Herein, we set out to explore a potential therapeutic for SVID. First, we applied FSS treatment in rUCCAO-induced cognitive impairment mice. We then investigated the underlying pharmacological mechanisms whereby FSS regulates the NRF2/HO-1 pathway against ferroptosis.

2. Materials and Methods
2.1 Preparation of FSS

FSS comprises Angelica sinensis (Lot No. G01201124-06) and Ligusticum wallichii (Lot No. B21051401-01), which were obtained from the Guangzhou Medicine Company in accordance with the standard in Pharmacopoeia of People’s Republic of China. The herbs were separated into small fragments in a weight ratio of 3:2, soaked in 10 volumes of purified water for 2 h, and boiled in the volatile oil extraction device for 6h. Residues were immersed in eight volumes of distilled water overnight. The extract was boiled three times for one hour. The filtrate was then concentrated by rotary evaporator. Lastly, the crude water-extracted drugs combined with the volatile oil were stored at –20 °C [9, 34, 35, 36].

2.2 Animals

Male C57BL/6 mice, 12 weeks old and 25–28 g, were acquired from Experimental Animal Center of Guangzhou University of Chinese Medicine (License: SCXK2018-0034). All procedures under principles for animal experiments were approved by Guangzhou University of Chinese Medicine Animal Ethics Committee (approval ID: 20210615006). Moreover, nimodipine (N837938, Macklin, China), a dihydropyridine Ca2+ antagonist, has been used for neuropharmacological treatment of vascular cognitive impairment [37, 38], so that we used nimodipine as positive control.

The rUCCAO mice were placed under general anesthesia through a facemask with 5% isoflurane for anesthesia induction and 1.5% isoflurane for anesthesia maintenance. Exposed by a middle cervical cut, the right common carotid artery was double ligated with 6-0 silk distal and proximal to heart. The same process without carotid ligation was operated on the sham group. Body temperature was sustained until mice were woken from anesthesia [39, 40, 41, 42, 43].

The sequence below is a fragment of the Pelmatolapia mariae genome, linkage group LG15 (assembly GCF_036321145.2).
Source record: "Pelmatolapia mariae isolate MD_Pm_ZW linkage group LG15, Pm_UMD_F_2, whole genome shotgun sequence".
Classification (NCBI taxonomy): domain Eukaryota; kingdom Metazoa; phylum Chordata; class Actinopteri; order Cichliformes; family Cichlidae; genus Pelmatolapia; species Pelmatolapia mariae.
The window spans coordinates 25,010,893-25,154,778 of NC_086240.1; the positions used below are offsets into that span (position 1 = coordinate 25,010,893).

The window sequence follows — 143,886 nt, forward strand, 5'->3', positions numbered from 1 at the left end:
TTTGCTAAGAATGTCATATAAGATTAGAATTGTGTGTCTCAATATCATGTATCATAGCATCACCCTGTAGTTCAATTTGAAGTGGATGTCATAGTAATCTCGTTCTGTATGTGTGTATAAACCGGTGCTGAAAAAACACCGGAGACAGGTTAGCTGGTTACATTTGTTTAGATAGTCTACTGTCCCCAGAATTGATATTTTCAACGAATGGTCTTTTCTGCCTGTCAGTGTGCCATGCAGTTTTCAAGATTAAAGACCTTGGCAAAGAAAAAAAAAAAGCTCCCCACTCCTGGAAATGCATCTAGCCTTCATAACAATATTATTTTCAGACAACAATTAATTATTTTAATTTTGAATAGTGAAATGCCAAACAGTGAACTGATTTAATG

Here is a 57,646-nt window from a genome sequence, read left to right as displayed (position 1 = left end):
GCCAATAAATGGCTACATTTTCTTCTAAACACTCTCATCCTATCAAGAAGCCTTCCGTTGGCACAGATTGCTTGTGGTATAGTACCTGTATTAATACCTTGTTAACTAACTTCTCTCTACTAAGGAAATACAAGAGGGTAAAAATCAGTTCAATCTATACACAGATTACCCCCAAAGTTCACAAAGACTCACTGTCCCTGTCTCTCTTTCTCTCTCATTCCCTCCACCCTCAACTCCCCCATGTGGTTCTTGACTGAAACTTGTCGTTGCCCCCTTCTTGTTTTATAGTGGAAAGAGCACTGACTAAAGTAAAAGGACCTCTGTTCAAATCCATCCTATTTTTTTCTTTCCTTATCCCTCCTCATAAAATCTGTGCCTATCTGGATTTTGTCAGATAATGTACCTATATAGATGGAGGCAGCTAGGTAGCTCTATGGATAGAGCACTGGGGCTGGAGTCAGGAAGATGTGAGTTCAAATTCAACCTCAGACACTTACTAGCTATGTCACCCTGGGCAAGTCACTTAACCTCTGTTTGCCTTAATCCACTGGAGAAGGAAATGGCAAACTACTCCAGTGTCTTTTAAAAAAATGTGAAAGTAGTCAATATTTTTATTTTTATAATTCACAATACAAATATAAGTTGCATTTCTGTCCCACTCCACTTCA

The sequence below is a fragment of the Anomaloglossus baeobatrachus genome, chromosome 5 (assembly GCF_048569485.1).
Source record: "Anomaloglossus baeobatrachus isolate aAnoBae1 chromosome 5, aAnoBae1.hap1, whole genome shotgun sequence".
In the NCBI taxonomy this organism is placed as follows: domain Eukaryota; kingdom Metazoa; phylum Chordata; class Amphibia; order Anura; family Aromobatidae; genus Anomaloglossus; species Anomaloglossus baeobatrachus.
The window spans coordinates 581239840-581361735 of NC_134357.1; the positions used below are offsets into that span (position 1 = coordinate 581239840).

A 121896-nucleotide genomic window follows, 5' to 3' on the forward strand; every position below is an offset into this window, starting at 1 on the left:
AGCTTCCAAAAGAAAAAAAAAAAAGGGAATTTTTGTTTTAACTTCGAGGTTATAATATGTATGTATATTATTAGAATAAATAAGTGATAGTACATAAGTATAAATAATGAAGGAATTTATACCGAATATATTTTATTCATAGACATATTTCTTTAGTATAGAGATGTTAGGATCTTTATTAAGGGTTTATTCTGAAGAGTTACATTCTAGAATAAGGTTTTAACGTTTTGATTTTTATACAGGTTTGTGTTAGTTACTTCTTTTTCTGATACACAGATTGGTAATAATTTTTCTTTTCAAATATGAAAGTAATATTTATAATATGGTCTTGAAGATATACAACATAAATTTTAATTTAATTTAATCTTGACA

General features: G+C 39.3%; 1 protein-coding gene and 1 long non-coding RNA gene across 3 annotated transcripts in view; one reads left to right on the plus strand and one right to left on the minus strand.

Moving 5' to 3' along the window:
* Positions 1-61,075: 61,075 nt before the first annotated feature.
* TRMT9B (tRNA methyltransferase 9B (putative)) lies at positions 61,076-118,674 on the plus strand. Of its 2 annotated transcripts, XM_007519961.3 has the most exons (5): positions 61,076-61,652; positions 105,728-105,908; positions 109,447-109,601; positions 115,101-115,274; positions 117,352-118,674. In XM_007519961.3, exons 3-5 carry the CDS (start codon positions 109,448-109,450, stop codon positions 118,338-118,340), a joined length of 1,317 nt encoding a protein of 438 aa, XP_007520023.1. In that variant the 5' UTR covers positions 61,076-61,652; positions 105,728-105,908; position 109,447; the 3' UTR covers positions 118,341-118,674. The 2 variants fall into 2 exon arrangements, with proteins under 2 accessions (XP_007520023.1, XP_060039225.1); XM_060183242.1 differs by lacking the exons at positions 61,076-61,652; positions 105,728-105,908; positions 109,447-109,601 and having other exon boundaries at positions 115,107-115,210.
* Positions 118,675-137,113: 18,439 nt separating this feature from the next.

The mice were separated into six groups (n = 12/group): sham group (same procedure as rUCCAO without carotid ligation and physiological saline administration), VD model group (subjected to rUCCAO and administrated with physiological saline), nimodipine group (subjected to rUCCAO and administrated with 15 mg/kg nimodipine), FSS low dosage (FSSL) group (subjected to rUCCAO and administrated with 0.5 g/kg FSS), FSS middle dosage (FSSM) group (subjected to rUCCAO and administrated with 1 g/kg FSS), and FSS high dosage (FSSH) group (subjected to rUCCAO and administrated with 2 g/kg FSS). Intragastrical administration followed rUCCAO once daily from the time of surgery (day 0) for 32 days. Following behavioral tests performed from day 24 to day 32, mice were sacrificed to store brain samples for further analysis (Fig. 1A).

Fig. 1.

FSS improved cognitive functions after chronic cerebral hypoperfusion. (A) Experimental schedule in vivo. (B) Object recognition test. (C–E) Morris water maze test. n = 10 mice per group. ***p < 0.001, *p < 0.05 vs. sham group; ##p < 0.01, #p < 0.05 vs. model group.